Bradford Wilcox: Oh yeah, totally.
Tim Muehlhoff: That is great!
Bradford Wilcox: And we're fortunate enough to have my in-laws in Charlottesville and so they really help with babysitting and ferrying kids to soccer games and all that kind of stuff or gymnastics. Keeping our kids connected to some different activities.
Chris Grace: What's the age range of your children?
Bradford Wilcox: Our oldest is 18 and our youngest is four.
Tim Muehlhoff: 18 to four. Wow.
Chris Grace: Brad, that's awesome.
Bradford Wilcox: Yeah, we have twins who are eight.
Tim Muehlhoff: Would you like to take a nap during this interview? Feel free just to catch a quick power nap.
But I love that you said that. And I think that sometimes this surprises undergrad students that marriage really are those seasons. Dating is often filled with passion and it should be right, but expect seasons of life to happen. And I was so judgemental when I was single. I mean the things I said to my wife before we got married is that we will never do this. I will always be enraptured by...and then you get tired, and kids and so I think that seasons of life things is very wise.
But you are known for promoting what is called the "Date Night Opportunity" that you're very pro. So you actually practice what you preach and you've written extensively about the positive quality of a date night. And again, could you define date night for us cause I don't want people to just think economics here, like well we obviously can't have a robust date night cause finances are really strapped. But what would constitute a good date night and would be some of the benefits of that?
Chris Grace: And if you could speak in any way positively that a date night can have a drive-thru window. I'm trying to convince my wife that it's okay. If they have a dollar menu, it still counts, but she...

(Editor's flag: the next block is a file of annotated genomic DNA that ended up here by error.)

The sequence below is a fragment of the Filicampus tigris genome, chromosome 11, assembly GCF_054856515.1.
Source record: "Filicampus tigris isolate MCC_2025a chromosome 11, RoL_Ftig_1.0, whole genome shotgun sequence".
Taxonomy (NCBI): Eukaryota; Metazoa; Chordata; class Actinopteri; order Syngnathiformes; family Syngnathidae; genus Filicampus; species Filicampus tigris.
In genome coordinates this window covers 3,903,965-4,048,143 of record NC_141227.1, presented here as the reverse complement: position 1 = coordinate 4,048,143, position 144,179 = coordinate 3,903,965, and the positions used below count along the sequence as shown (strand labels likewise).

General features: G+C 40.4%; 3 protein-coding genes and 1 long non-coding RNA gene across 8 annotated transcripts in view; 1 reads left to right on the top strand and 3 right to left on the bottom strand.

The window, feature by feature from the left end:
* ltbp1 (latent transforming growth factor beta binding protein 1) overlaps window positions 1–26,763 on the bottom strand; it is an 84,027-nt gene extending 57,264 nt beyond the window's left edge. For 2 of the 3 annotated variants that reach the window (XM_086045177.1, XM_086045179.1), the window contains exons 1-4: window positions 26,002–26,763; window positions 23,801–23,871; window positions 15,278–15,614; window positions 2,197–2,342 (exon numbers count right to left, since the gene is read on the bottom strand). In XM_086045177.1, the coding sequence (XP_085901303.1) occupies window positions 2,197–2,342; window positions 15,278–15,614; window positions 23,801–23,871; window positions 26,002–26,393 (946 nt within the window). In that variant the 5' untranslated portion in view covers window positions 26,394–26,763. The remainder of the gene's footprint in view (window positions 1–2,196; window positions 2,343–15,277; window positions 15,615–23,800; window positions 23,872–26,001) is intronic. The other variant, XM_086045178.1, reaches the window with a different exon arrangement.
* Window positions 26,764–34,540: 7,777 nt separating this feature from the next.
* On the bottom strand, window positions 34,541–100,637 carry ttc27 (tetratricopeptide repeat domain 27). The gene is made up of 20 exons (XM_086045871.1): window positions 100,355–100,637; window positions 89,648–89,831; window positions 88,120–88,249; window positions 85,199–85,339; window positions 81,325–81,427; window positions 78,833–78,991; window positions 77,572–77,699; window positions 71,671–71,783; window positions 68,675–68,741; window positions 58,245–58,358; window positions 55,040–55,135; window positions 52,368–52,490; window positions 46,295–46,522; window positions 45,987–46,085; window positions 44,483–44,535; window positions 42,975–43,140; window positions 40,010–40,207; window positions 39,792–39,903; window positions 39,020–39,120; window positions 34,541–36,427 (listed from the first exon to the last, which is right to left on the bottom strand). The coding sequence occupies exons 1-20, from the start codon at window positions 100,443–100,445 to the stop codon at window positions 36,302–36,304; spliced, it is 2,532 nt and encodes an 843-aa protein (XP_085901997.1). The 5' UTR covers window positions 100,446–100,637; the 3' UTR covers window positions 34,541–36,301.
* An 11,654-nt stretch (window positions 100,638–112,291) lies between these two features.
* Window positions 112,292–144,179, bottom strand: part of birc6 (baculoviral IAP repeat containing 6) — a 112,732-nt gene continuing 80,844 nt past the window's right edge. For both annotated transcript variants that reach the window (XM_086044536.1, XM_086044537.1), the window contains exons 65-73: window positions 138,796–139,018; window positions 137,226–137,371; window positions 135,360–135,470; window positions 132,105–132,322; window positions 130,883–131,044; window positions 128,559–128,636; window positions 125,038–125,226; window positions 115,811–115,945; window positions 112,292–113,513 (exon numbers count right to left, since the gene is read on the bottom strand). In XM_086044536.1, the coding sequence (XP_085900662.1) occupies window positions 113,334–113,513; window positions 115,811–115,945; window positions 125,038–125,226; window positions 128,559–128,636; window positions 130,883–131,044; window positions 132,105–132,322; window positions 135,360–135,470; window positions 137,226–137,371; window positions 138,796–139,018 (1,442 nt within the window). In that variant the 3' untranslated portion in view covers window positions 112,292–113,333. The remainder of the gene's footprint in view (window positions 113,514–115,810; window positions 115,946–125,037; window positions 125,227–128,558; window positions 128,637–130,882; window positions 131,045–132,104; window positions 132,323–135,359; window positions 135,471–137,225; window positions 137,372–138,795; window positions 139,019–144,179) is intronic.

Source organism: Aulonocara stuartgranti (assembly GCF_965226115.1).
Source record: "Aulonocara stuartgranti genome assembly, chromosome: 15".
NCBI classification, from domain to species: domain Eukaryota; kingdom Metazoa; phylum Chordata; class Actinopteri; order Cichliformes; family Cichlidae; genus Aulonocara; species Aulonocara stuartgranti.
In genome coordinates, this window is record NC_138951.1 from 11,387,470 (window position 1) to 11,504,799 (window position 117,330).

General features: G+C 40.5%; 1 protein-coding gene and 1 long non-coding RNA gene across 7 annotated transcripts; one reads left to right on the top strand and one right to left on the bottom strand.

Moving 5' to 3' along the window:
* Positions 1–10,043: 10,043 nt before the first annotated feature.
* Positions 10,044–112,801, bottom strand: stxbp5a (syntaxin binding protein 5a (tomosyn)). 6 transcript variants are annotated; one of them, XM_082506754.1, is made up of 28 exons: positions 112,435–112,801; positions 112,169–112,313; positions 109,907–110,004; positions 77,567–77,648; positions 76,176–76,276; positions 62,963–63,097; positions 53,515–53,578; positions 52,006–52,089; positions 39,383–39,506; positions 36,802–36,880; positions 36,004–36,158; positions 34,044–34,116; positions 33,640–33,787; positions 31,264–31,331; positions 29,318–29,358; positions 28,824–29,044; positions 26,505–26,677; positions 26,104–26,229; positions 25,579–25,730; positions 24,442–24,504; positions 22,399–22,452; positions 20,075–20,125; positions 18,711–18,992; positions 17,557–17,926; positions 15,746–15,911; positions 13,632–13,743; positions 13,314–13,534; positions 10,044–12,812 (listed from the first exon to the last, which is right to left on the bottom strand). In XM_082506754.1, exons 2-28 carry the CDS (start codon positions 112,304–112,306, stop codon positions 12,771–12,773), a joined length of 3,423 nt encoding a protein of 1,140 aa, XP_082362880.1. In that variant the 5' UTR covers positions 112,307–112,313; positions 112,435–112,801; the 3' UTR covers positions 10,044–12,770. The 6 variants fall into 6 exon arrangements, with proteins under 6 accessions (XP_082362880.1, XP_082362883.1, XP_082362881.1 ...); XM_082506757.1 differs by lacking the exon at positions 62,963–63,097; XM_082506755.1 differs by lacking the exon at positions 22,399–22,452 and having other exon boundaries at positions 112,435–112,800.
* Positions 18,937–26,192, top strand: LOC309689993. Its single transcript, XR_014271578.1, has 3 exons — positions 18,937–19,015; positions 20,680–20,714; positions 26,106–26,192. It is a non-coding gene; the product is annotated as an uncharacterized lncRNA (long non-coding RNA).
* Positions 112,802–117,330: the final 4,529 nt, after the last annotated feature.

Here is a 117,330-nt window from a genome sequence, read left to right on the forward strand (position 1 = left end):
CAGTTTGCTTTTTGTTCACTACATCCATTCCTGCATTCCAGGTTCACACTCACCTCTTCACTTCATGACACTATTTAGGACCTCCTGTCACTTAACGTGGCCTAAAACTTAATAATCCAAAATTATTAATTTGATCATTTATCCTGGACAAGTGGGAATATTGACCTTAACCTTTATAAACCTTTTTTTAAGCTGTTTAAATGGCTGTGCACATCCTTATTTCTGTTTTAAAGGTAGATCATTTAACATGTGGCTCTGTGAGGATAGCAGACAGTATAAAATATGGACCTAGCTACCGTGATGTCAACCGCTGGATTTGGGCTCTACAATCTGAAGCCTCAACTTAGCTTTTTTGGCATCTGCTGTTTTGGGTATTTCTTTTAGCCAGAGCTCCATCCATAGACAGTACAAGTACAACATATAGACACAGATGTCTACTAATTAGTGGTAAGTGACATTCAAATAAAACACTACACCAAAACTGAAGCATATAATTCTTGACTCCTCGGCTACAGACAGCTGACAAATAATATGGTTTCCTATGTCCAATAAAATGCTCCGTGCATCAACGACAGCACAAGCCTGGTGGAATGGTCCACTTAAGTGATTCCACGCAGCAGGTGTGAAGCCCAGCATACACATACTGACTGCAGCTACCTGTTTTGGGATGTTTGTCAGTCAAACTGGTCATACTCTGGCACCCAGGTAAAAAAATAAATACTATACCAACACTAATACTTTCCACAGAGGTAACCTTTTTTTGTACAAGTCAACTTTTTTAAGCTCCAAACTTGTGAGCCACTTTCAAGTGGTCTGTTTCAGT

Tim Muehlhoff: Haha. Yes. Supersize it baby. Come on.
Chris Grace: But she's actually very flexible but some people don't like this, so what do you think?
Bradford Wilcox: Right. Right. Right. Yeah. When I think about date nights I'm thinking of really just an opportunity for couples to get out and do something different. You know, something that's outside the house, out of their routine. And it could be, you know, yeah you could go to Chipotle, if you want to do it on the cheap. You know you could go to a movie, you could go...
Tim Muehlhoff: For a walk.
Bradford Wilcox: Dancing. You could go for a walk, certainly. But to kind of do something that is punctuating your week or punctuating that two week period that's clearly kind of different than the normal routine. And in so doing, you're putting aside planning for your kids' activities. You're putting aside, you know, financial concerns. You're putting aside kind of the more prosaic dimensions of family life and really spending time doing things that are fun or doing things like a serious but enriching conversation, or doing things that are somehow unusual or spending time with good friends, you know and building your friendships with other people as well. Would be kind of my sort of view of what a date night could look like.
Tim Muehlhoff: What's your go to date night? With nine kids, what's your go to?
Bradford Wilcox: Yeah. There's just a good Italian restaurant in town that we like to go. We usually go there and it's just a long kind of dinner Friday night kind of thing usually.
Tim Muehlhoff: Yeah.
Bradford Wilcox: That's probably our most common.
Tim Muehlhoff: I remember when our kids were really young and I'm in grad school and there's not much money, is we would say to the kids, "Hey, go upstairs, we're gonna pop in a video. Do not come down unless you've seen Jesus bodily. Do not!" And Norine and I would make coffee and sit and have all of our electronics off, t.v. off and we would just sit and talk. So, I love the idea of getting outside of the house, but sometimes it's like hey let's just carve a time and sit and just do something different that's special. Yeah I really like that.